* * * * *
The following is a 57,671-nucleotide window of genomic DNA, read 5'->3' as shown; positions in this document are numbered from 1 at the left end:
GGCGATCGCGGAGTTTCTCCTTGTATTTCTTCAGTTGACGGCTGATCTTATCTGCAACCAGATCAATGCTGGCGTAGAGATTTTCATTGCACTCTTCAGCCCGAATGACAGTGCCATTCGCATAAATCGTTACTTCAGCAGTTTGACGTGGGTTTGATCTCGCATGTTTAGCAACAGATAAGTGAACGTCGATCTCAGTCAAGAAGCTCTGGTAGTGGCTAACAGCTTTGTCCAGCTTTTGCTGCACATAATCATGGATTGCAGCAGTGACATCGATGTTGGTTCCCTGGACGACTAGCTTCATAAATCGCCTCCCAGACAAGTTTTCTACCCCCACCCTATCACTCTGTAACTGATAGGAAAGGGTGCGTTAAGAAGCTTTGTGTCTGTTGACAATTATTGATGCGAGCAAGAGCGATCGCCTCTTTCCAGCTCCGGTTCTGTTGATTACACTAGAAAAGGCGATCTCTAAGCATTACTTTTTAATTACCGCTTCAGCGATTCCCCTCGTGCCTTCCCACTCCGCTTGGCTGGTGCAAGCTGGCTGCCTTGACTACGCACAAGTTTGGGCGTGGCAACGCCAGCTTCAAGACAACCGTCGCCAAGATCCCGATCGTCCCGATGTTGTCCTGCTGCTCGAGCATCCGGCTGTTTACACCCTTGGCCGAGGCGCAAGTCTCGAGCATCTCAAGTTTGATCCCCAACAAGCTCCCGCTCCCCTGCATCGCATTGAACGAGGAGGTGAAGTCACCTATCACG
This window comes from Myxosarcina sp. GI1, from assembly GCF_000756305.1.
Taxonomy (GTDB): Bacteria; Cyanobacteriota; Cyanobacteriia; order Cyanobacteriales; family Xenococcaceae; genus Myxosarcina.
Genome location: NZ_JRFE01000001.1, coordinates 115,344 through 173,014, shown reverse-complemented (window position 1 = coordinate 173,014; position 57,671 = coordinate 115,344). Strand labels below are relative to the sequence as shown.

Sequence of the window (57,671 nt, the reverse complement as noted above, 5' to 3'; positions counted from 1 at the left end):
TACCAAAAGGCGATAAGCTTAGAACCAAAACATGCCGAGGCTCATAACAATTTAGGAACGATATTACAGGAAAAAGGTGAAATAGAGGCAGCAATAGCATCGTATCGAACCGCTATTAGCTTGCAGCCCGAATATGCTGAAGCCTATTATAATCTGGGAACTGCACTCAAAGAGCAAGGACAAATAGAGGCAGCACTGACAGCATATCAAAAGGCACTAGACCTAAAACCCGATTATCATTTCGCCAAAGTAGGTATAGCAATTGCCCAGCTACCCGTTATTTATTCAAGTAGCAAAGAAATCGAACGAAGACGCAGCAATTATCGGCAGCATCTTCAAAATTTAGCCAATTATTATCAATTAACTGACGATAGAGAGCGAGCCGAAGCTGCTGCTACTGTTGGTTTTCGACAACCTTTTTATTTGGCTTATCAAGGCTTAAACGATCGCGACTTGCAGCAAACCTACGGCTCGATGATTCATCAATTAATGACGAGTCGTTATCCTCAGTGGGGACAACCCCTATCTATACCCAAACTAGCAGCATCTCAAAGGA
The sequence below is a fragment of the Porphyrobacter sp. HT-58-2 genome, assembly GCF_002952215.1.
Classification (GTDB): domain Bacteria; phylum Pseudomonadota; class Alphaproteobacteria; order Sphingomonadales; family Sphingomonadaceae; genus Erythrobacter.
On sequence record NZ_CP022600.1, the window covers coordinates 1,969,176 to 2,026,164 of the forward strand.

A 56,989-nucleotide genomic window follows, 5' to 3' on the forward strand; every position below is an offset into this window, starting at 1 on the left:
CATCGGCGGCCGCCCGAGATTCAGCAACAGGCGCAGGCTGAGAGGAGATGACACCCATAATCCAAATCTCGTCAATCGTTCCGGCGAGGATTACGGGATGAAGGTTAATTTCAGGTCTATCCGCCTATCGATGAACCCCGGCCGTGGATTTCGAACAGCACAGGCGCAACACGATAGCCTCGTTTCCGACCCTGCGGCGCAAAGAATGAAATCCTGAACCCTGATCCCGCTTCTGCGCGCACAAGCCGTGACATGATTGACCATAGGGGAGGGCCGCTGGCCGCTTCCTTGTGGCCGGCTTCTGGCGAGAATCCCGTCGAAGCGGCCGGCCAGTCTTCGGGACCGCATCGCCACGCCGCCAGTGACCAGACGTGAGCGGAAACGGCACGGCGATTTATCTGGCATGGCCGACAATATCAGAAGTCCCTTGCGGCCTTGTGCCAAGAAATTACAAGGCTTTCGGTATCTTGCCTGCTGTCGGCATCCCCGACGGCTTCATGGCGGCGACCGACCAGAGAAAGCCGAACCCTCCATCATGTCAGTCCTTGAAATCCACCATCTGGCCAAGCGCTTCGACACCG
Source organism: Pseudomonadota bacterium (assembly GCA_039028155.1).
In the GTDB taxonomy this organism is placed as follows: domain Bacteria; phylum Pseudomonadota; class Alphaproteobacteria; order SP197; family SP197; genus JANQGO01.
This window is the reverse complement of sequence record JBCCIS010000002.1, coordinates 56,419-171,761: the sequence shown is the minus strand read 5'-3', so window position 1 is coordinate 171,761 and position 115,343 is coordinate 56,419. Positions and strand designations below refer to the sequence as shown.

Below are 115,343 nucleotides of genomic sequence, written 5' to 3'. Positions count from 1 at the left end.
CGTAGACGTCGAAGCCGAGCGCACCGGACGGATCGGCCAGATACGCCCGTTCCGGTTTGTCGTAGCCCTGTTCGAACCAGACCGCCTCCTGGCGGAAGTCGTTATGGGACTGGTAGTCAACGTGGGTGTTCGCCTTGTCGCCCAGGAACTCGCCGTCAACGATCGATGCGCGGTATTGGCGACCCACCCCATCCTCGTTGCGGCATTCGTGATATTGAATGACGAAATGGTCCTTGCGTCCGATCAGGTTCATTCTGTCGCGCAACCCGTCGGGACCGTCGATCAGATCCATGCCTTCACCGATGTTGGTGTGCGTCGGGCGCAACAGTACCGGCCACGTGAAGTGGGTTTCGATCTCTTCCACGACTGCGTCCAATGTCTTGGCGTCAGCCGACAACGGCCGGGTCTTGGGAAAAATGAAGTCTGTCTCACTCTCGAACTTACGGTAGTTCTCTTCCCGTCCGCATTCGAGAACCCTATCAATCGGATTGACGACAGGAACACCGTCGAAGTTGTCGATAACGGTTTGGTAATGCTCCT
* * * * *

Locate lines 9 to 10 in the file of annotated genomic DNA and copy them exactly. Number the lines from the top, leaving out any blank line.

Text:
Classification (GTDB): domain Bacteria; phylum Pseudomonadota; class Alphaproteobacteria; order Sphingomonadales; family Sphingomonadaceae; genus Erythrobacter.
On sequence record NZ_CP022600.1, the window covers coordinates 1,969,176 to 2,026,164 of the forward strand.